Saturday, 19 November 2011

The Myth of Scarcity

I believe it was biblical scholar Walter Brueggemann who coined the phrase "the myth of scarcity and the gospel of abundance." The phrase sticks with me. The rest of this is from me, although it may owe something to Walter B as well. I just don't have the text in front of me to check! The myth of scarcity is a myth in two different ways. Perhaps you learned as a child, as I did, that myths were stories told by more primitive people "who didn't know as much as we do" to try and explain the way the world is. That use of myth - which represents a tremendous amount of European-North American arrogance - implies that "their" inferior lack of knowledge is replaced by "our" superior growth in knowledge - generally meaning through science.

Literary scholar (and United Church minister) Northrop Frye reminds us of the second, deeper meaning of myth. A myth is a story that is profoundly true. Despite its shape a myth isn't focused primarily on the "how" of something but the "why". Why is some aspect of the world around us or life as we experience it the way it is? So, four instance, the creation stories in Genesis are that kind of myth - a profound assertion of a people about why the world is the way it is. In summary, because God made it that way and declared it to be good.

The "myth of scarcity" is a myth twice over. At the surface level it is untrue: we demonstrate that it is untrue whenever we manage to find money to do something we really want to do. So when the government declares that there declares that there isn't enough money to have a credible national housing strategy but there is money to spend in a cabinet minister's riding. Or when world governments, confronted by the truth that an infinitesimal portion of the profits of banks each year could eliminate childhood deaths due to hunger and malnutrition and they do not step up to the plate - because money is scarce. Or when someone says that they cannot contribute to a charity or another worthy cause because money is tight - yet they have the latest gadgets or regularly take exotic vacations. In each of those cases those are myths that are untrue: the truth is not scarcity but our decisions around expenditures which, for whatever reason, we seek to hide behind the myth of scarcity.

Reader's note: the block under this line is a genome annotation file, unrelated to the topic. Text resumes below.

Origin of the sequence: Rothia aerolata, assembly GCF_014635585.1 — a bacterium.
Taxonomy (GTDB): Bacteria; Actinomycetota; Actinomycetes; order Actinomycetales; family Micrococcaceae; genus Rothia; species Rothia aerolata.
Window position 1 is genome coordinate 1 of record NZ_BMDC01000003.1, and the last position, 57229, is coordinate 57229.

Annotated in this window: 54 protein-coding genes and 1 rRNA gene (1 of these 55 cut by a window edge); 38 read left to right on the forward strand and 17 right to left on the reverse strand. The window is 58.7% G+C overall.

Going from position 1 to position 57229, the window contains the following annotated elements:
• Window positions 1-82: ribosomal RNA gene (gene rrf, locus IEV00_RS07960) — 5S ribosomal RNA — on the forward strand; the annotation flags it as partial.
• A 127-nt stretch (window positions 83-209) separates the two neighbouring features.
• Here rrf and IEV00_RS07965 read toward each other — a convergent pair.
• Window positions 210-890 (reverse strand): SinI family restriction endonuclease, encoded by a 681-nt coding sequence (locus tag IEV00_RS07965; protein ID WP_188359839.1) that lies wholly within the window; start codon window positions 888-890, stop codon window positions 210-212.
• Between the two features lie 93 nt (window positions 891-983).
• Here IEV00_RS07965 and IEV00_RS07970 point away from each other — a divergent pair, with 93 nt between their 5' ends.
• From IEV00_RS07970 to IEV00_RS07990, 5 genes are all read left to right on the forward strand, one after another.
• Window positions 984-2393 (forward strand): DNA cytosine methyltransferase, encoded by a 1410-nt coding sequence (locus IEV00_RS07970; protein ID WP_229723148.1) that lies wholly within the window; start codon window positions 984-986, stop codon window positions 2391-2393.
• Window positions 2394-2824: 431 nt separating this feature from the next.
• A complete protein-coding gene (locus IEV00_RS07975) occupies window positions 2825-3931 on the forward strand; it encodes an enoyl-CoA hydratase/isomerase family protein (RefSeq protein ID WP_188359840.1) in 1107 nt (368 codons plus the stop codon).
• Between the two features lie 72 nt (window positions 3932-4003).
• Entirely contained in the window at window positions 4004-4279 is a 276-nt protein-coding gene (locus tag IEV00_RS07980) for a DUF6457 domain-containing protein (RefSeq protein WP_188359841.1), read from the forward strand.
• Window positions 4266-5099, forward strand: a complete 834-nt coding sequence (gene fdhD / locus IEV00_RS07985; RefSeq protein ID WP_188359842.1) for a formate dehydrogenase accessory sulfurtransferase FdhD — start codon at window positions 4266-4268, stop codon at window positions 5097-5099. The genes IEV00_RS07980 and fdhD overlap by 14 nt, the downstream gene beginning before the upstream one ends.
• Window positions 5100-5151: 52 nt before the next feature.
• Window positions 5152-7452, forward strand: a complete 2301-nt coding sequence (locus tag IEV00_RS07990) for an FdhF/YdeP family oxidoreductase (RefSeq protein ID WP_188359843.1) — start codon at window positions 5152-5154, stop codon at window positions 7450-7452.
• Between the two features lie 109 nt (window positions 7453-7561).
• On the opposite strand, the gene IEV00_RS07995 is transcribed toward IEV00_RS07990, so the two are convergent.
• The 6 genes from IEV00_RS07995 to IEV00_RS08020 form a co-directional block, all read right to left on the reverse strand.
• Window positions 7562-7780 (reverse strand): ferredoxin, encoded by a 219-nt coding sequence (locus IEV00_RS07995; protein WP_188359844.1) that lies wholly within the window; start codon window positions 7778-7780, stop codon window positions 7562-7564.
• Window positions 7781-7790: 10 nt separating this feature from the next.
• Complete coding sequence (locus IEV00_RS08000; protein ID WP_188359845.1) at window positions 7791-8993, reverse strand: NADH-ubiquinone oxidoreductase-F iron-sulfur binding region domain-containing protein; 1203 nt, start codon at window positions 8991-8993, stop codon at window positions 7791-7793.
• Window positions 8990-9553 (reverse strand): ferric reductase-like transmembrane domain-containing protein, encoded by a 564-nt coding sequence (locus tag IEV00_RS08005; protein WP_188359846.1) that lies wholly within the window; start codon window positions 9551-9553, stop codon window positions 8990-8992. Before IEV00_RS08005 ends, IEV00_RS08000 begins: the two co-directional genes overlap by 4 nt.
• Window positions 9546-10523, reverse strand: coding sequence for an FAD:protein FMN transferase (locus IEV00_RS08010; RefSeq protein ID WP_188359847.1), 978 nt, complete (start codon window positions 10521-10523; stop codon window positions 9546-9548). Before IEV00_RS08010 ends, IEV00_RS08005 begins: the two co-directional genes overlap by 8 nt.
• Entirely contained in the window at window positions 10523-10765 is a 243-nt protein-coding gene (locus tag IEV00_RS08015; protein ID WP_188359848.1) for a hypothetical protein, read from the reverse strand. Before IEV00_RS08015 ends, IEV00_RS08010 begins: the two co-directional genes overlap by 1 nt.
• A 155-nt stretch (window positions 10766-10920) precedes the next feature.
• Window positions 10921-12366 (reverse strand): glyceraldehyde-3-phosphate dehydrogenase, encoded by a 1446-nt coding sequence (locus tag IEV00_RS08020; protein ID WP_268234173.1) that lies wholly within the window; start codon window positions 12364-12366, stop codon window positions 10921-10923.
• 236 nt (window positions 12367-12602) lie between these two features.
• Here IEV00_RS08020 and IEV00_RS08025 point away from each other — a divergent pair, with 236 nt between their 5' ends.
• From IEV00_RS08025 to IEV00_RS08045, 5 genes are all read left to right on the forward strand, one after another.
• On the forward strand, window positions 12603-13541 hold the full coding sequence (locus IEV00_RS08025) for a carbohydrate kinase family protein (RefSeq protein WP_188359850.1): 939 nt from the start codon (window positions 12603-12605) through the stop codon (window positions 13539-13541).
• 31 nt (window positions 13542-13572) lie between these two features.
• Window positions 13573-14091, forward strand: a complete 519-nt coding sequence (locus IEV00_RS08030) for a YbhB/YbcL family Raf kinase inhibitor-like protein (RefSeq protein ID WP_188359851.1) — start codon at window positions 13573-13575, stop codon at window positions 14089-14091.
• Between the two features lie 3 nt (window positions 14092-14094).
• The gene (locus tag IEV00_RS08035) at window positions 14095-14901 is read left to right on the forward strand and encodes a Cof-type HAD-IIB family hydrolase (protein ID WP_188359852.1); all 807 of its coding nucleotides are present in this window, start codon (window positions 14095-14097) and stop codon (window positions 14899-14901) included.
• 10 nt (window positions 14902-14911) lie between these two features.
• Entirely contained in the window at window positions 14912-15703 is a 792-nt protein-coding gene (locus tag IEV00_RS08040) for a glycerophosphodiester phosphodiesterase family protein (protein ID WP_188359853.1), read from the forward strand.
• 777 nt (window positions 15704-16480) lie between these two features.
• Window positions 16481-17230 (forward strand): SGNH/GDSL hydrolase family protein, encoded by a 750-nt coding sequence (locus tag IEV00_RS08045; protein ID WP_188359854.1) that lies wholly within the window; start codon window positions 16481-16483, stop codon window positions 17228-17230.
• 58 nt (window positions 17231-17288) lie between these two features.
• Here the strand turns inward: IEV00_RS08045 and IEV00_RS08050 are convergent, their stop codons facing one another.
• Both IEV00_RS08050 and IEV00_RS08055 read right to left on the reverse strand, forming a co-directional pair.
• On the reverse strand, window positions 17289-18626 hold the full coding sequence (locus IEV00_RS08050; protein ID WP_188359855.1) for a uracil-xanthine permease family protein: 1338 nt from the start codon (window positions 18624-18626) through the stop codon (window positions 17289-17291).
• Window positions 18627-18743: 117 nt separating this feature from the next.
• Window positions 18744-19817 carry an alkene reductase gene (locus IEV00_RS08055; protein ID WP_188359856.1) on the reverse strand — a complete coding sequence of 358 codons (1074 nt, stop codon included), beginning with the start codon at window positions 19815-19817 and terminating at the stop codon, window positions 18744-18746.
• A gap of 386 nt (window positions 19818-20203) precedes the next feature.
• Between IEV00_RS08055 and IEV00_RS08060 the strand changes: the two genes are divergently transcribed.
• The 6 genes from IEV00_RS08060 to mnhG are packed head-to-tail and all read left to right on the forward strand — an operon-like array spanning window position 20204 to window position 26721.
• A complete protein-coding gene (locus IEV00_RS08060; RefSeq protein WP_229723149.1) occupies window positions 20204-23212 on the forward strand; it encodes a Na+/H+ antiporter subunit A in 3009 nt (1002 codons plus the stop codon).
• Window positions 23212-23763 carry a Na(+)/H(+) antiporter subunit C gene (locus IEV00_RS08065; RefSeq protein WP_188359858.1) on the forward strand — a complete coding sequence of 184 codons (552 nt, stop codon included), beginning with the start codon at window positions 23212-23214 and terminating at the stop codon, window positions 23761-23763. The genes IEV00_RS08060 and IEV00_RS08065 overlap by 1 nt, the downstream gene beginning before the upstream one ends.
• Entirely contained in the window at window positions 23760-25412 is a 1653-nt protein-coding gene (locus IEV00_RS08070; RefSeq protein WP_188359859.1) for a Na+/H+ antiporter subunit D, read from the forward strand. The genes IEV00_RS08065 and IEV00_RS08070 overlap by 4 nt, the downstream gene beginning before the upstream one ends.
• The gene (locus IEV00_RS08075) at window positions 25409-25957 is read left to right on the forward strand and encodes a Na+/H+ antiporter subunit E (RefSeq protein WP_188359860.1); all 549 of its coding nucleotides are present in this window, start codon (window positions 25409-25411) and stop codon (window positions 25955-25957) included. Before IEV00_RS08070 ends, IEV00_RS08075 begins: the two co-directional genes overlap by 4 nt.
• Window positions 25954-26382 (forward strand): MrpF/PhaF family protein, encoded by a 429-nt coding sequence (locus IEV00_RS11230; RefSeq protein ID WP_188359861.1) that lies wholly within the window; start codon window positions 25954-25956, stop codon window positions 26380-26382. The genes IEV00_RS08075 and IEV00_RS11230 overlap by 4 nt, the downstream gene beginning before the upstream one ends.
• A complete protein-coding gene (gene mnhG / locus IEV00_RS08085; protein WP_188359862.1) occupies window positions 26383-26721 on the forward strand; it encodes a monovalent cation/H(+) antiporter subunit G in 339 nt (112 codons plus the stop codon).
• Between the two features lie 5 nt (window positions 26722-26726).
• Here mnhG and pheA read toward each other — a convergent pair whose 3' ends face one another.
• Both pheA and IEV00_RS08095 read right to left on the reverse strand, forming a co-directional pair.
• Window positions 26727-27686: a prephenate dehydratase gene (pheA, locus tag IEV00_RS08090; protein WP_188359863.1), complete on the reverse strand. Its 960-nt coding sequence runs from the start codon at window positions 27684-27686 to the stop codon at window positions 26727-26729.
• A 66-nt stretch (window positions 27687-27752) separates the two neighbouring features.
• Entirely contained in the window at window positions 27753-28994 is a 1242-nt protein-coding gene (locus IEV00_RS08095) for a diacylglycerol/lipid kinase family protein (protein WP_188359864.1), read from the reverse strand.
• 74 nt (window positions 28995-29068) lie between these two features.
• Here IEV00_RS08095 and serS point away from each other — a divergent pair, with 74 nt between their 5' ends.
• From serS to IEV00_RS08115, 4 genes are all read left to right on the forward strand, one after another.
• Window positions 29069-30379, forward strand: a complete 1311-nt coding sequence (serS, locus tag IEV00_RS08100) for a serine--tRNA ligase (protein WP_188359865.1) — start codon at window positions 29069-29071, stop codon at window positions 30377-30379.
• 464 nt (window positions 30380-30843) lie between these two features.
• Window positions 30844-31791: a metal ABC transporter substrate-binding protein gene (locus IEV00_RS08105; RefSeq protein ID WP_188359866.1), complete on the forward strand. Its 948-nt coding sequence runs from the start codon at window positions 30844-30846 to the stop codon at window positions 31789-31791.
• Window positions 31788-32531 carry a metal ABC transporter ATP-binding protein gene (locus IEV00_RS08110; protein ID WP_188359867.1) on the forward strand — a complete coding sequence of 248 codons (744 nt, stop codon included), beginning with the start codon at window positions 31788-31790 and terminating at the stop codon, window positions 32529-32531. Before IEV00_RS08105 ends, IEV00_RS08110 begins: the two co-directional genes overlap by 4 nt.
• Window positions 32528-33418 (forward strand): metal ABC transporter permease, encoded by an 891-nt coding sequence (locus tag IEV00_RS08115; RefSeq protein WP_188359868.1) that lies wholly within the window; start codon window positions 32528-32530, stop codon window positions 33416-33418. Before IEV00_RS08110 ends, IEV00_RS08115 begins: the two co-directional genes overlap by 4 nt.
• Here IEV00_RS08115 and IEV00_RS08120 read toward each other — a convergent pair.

The second, and more insidious form of the myth, comes when we have heard the claims of scarcity so often that they simply become accepted. So, when someone says, "Oh, we can't do that because money is tight" and everyone else nods sagely in understanding. That often masquerades as the practical, reasonable, commonsense response. And because we hear it so often in so many settings the expression has a currency and a credibility. Everywhere we turn there is someone declaring how times are hard and money is tight. If enough people say the same thing enough times it takes on an air of factuality regardless of the truth.

I am not denying that there are those - far too many in fact - in Canada, for whom life is very difficult financially. But, in how many cases, are their challenges related to the fact that the rest of us have bought the myth that resources are too scarce to address those grotesque differences? So let's bracket out those folk, not as proof of the myth of scarcity but as victims of it!

Like many myths that are repeated often enough and come to be accepted as fact (most racial and gender stereotypes are like that) the myth of scarcity which is so often repeated in our society creeps into the church. Governments have adopted the myth of scarcity to further the politics of division (promising to make sure that each group gets to keep its little portion when together we could be much stronger). In the church we often hear about how we can't do this, that or the other because there isn't enough money. In one sense that's true. In absolute dollars the Mission and Service Fund of my denomination is identical to where it was thirty years ago. Which means that the spending power has plummeted. Yet, when the Maritime Conference recently solicited funds to provide breakfast for survivors at the Truth and Reconciliation Commission meetings in Halifax, more than double the hoped-for amount was raised! Look at the outpouring of relief for drought stricken Africa, earthquake ravaged Haiti, flooded Thailand, and the list goes on. The issue is not scarcity - the issue is helping people realize that this needs to be a priority.

The gospel of abundance is what Jesus came proclaiming, and we've been trying to truncate it and limit it ever since. We try and explain away his assertions about the power of faith or the breadth of the kingdom's welcome or the incredible results if we act in faith. We don't teach tithing because we say it's not reasonable. Maybe what's not reasonable is to expect much from a carefully rational and controlled faith. Maybe what's not reasonable is to expect to do the work of the kingdom of God while honouring the myth of scarcity.

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